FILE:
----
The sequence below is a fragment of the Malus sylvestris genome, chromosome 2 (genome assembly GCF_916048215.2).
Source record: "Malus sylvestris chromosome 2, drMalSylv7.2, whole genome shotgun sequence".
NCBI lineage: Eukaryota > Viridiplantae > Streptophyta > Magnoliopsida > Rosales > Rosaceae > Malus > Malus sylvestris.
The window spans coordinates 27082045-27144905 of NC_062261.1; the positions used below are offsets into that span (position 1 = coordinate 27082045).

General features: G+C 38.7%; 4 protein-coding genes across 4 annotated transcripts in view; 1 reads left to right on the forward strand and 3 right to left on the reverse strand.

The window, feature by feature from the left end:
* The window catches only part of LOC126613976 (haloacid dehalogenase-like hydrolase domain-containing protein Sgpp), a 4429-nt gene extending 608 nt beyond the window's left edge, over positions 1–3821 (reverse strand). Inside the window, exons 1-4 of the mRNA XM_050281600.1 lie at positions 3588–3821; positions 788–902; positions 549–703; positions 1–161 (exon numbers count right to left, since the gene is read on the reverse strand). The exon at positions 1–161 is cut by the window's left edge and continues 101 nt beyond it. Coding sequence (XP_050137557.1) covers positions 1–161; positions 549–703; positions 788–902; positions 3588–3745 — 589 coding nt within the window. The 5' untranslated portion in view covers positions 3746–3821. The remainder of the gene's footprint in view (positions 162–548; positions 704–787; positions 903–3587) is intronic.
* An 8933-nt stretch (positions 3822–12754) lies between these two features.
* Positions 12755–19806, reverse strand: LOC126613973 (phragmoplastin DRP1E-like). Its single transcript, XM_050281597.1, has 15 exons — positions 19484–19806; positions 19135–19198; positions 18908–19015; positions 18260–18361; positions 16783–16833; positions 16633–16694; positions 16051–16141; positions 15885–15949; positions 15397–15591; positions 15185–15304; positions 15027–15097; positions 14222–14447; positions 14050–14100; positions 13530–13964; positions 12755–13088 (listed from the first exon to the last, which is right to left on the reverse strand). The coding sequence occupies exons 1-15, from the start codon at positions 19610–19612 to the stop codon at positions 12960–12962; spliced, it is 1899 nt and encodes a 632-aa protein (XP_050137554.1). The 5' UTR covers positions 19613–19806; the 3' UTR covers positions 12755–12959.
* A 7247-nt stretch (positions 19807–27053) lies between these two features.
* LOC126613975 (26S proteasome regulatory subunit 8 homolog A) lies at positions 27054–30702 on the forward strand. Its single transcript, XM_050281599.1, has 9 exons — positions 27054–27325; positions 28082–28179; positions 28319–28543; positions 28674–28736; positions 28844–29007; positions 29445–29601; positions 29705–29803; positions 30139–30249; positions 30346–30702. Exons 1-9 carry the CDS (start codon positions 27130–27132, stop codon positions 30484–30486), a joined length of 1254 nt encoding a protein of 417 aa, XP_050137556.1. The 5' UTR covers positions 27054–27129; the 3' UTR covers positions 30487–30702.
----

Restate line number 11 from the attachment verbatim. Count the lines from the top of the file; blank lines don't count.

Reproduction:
* LOC126613975 (26S proteasome regulatory subunit 8 homolog A) lies at positions 27054–30702 on the forward strand. Its single transcript, XM_050281599.1, has 9 exons — positions 27054–27325; positions 28082–28179; positions 28319–28543; positions 28674–28736; positions 28844–29007; positions 29445–29601; positions 29705–29803; positions 30139–30249; positions 30346–30702. Exons 1-9 carry the CDS (start codon positions 27130–27132, stop codon positions 30484–30486), a joined length of 1254 nt encoding a protein of 417 aa, XP_050137556.1. The 5' UTR covers positions 27054–27129; the 3' UTR covers positions 30487–30702.